Then follows the renewal of the covenant, which consisted in the fact that Moses recited once more, in a solemn address to the whole of the national assembly, all that the Lord had done for them and to them; and after pointing again to the blessings and curses of the law, called upon them and adjured them to enter into the covenant of Jehovah their God, which He had that day concluded with them, and having before them blessing and cursing, life and death, to make the choice of life.—The second and much shorter portion of the book (Deuteronomy 31–34) contains the close of Moses’ life and labours: (a) the appointment of Joshua to be the leader of Israel into Canaan, and the handing over of the book of the law, when completed, to the priests, for them to keep and read to the people at the feast of Tabernacles in the year of jubilee (Deuteronomy 31); (b) the song of Moses (Deuteronomy 32:1–47), and the announcement of his death (vv. 48–52); (c) the blessing of Moses (Deuteronomy 33); and (d) the account of his death (Deuteronomy 34).
From this general survey of the contents, it is sufficiently evident that the exposition of the commandments, statutes, and rights of the law had no other object than this, to pledge the nation in the most solemn manner to an inviolable observance, in the land of Canaan, of the covenant which Jehovah had made with Israel at Horeb (Deuteronomy 28:69).
To this end Moses not only repeats the fundamental law of this covenant, the decalogue, but many of the separate commandments, statutes, and rights of the more expanded Sinaitic law.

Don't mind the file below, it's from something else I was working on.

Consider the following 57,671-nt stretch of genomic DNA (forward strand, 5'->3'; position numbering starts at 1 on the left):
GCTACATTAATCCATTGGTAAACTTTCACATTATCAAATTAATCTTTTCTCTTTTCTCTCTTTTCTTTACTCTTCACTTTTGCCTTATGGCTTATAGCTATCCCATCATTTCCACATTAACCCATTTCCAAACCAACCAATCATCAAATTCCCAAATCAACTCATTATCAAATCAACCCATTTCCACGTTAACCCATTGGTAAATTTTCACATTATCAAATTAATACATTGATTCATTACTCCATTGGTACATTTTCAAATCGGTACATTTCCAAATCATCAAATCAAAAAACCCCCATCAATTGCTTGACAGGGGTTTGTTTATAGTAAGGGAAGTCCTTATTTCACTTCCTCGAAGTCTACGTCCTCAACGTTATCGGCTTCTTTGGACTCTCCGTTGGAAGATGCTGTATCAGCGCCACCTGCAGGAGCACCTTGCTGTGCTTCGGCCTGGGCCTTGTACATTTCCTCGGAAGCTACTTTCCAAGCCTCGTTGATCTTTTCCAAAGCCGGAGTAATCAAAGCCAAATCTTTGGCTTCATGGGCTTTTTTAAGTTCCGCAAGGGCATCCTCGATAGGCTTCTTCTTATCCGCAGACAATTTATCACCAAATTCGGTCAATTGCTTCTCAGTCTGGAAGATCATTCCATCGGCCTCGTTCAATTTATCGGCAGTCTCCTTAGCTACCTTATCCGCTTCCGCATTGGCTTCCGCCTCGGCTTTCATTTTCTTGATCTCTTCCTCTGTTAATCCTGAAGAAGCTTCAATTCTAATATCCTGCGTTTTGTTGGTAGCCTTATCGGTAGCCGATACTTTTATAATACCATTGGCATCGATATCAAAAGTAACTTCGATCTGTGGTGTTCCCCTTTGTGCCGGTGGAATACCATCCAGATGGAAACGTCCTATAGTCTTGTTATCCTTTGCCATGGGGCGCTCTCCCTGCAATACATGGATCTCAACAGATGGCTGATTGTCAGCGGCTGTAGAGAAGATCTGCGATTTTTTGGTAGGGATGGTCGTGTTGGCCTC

These are rarely given in extenso (e.g., the laws of food in Deuteronomy 14), but for the most part simply in brief hints, bringing out by way of example a few of the more important rules, for the purpose of linking on some further explanations of the law in its application to the peculiar circumstances of the land of Canaan.
And throughout, as F. W. Schultz correctly observes, the intention of the book is, “by means of certain supplementary and auxiliary rules, to ensure the realization of the laws or institutions of the earlier books, the full validity of which it presupposes; and that not merely in some fashion or other, but in its true essence, and according to its higher object and idea, notwithstanding all the difficulties that might present themselves in Canaan or elsewhere.” Not only are the instructions relating to the building of the sanctuary, the service of the priests and Levites, and the laws of sacrifice and purification, passed over without mention as being already known; but of the festivals and festive celebrations, only the three annual feasts of Passover, Pentecost, and Tabernacles are referred to, and that but briefly, for the purpose of commanding the observance of the sacrificial meals which were to be held at the sanctuary in connection with these feasts (Deuteronomy 16).